Conundrum and Solution
While planning our vacation to Alaska, we debated about an inland trip to see Denali, the tallest peak in North America that reaches 20,310 feet above sea level. My concern was The Bear. A land excursion to Denali would require two days of travel to get there and back again. It seemed like a lot to ask an eleven year old to do. Because the mountain is often obscured by clouds, only a fraction of those who journey to see it actually do. The solution to that is to schedule more time in Denali in hopes of catching good weather, but I had limited vacation time available.
Our solution was to book a Denali flightseeing trip with Rust's Flying Service. We would depart Anchorage in a seaplane (a first time for all three of us) to see the mountain, returning the same day. If weather hid the mountain from us, the trip likely would not go and we could do something else. It compressed the timing and eliminated the scenario of extensive travel with little payoff.
On the morning of our excursion, Rust's called to say that the weather was terrible in the direction of Denali and that the flight was cancelled. However, they offered an alternative seaplane tour of the Knik Glacier northeast of Anchorage. We accepted the swap and Rust's picked us up right at our hotel in Anchorage, the Voyager Inn.
Rust's is based at Lake Hood (LHD, PALH), which purports to be the world's busiest seaplane base with an average of 190 operations per day. Lake Hood is directly adjacent to Ted Stevens Anchorage International Airport, whose tower controllers provide tower services to Lake Hood.
I was pleased to find this stained glass seaplane in Rust's lobby. Now that's what I call art!
When we arrived at Rust's, I immediately spotted this de Havilland Beaver being prepped for flight.
Was I finally going to fly in a Beaver?
Instead, our pilot Mike directed us to the Cessna 206 beside it. Oh well. I flew right seat, Kristy and another passenger (who spent the whole flight inexplicably playing with his phone) were in the second row, and The Bear was on her own in the third row.
I looked wistfully at the Beaver as we pulled away from the dock.
Lake Hood offers sufficient take off and landing directions that taxi diagrams actually exist for it. This one was created by the team at ForeFlight, but a similar diagram can be found in the FAA Chart Supplement (A/FD).
The take off was smooth from the water as the large Cessna dragged us and those big floats through the air. Mike navigated the airspace around Ted Stevens International, resulting in a low fly-over of Anchorage.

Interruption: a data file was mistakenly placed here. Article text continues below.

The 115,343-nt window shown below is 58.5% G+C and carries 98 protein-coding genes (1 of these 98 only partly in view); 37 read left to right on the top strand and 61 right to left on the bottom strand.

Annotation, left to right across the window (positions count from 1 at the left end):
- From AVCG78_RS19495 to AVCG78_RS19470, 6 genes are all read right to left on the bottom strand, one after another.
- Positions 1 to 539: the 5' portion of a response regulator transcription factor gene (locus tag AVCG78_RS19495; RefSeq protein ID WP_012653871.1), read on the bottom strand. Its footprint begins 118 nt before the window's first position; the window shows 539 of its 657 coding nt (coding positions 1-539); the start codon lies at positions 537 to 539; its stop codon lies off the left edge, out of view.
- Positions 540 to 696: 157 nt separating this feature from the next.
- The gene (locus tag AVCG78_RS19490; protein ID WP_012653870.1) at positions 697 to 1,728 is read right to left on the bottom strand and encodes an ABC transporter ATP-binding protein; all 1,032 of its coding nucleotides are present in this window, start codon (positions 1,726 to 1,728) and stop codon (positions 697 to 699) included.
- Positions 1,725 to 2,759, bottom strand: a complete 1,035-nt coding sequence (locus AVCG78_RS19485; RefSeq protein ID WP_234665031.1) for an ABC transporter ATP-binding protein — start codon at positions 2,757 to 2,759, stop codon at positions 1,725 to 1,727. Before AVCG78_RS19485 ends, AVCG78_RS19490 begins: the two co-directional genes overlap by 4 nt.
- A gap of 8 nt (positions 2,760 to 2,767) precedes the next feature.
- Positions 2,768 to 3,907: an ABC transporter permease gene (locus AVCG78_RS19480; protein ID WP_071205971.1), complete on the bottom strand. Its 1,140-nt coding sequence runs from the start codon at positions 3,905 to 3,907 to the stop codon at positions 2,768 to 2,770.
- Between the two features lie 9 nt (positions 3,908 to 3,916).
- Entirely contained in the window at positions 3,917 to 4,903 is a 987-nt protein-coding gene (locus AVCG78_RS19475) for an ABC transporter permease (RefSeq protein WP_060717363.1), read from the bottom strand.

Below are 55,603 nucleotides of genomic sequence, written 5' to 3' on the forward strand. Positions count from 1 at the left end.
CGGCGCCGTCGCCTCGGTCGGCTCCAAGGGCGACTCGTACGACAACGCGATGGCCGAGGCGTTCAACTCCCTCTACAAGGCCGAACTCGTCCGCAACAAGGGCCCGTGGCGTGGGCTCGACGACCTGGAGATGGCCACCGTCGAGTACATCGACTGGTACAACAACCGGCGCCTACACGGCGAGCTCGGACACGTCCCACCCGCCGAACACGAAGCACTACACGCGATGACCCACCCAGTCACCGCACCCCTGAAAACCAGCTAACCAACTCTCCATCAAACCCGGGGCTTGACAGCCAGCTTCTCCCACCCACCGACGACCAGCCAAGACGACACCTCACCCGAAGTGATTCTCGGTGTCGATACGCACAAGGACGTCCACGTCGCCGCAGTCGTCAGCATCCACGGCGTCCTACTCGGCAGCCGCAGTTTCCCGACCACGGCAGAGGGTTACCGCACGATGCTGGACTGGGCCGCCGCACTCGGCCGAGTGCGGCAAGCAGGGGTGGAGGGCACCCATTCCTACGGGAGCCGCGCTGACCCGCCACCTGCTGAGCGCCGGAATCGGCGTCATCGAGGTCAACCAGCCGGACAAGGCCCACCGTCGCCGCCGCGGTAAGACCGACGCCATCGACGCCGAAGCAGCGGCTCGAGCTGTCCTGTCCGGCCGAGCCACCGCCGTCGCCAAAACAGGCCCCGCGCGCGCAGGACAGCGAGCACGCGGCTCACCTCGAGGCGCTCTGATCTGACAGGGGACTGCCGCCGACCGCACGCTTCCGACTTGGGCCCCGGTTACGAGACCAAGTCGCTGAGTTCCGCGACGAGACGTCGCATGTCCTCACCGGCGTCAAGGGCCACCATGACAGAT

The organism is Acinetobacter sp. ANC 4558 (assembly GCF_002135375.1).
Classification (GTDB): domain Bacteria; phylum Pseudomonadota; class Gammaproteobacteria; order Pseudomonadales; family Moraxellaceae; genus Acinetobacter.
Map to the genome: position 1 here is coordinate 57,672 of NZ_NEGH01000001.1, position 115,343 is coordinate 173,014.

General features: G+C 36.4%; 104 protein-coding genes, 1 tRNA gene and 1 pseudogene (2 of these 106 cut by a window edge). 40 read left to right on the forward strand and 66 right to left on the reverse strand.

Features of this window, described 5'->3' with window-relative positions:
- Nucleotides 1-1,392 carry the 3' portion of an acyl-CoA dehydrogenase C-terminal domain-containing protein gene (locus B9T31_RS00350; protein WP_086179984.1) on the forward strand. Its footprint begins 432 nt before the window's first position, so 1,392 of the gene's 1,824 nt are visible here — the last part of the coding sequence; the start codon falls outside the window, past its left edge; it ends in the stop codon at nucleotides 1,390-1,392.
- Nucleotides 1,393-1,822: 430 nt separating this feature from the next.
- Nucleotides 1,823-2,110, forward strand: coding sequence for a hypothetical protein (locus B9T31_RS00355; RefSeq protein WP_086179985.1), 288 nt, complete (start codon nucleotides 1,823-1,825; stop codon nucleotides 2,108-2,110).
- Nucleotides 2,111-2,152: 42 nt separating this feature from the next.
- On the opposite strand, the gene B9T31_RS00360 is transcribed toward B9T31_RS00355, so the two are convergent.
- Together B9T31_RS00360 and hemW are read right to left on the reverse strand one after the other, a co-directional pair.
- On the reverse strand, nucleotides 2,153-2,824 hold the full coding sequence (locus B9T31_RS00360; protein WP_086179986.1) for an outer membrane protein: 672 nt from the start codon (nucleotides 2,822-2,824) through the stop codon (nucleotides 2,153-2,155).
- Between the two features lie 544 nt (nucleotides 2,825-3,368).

We flew east toward the Chugach Mountains, then turned northeast toward Palmer.
The Chugach Mountains seemed to tower over our altitude as we flew low to avoid the approach corridor to Ted Stevens.
Knik and Colony Glaciers
We followed the Knik River into the mountains, observing several moose foraging for food on their spindly legs.
In the distance, the Knik Glacier was distinctively marked with a huge moraine that ran down the center of the glacier.
The Knik River appeared gray from glacial silt.
We passed rather close to clouds at times. "Class G airspace," Mike indicated preemptively before I could ask about cloud clearances. He had noted my Alton Bay Ice Runway hat and surmised that I was a pilot.
From over the end of the Knik Glacier, we could see Lake George and the Colony Glacier, a smaller glacier that feeds into the same valley as the Knik.
Interesting things always happen at the edges.
Sometimes the headwaters of the Knik River are physically blocked by ice floes.
I am fascinated by glacier morphology. There is a great deal of variation over the surface.
We flew far enough along the Knik Glacier to see the origin of its prominent moraine.
We made a brief excursion to the Colony Glacier as well.
When we returned to the Knik, we focused on the massive icebergs that had calved from the face of the glacier. These were no tiny "bergie bits".
After being so used to shooting photos from my Warrior, I became frustrated by how often the Cessna's strut ruined my shots.
It was a thrill to zip along low over the glacier in the burly Cessna.
This was our final broad view of the Knik. Mike indicated that the Knik Glacier was the location for some of the Star Trek VI scenes when Kirk and McCoy escaped the Klingon prison Rura Penthe.
As we returned to Anchorage, Mike explained about the dangers of mud flats like the one below us. Because water depth varies significantly with the tide, people sometimes get stuck in the mud only to drown when the tide rolls in. It seemed like a crummy way to die.
En route to Lake Hood, I had Ted Stevens International Airport in sight well before I spotted the smaller seaplane base alongside.
On final approach and cleared to land by tower, the rain started. I was uncomfortable by what looked to me like a short landing distance. The landing was surprisingly smooth and I was amazed (and relieved) by how rapidly the 206 decelerated on its floats.
Returning to Rust's, I silently coveted the Beaver again.
|Photo by Kristy|
Naturally, The Bear immediately found the airport dog and made a new friend. We thoroughly enjoyed our glacier tour by seaplane and the entire experience at Lake Hood was exciting for those of us used to wheeled airplanes.
Though our goal to see Denali by air was not met that day, it was met the next day in the most surprising way. We were riding the Alaska Railroad back into Anchorage after a day trip to Seward when we sighted the mountain 133 miles away. Our tour guide indicated that the air is only clear enough a couple of days each year for Denali to be visible from Anchorage. Evidently, July 11 was one of those days.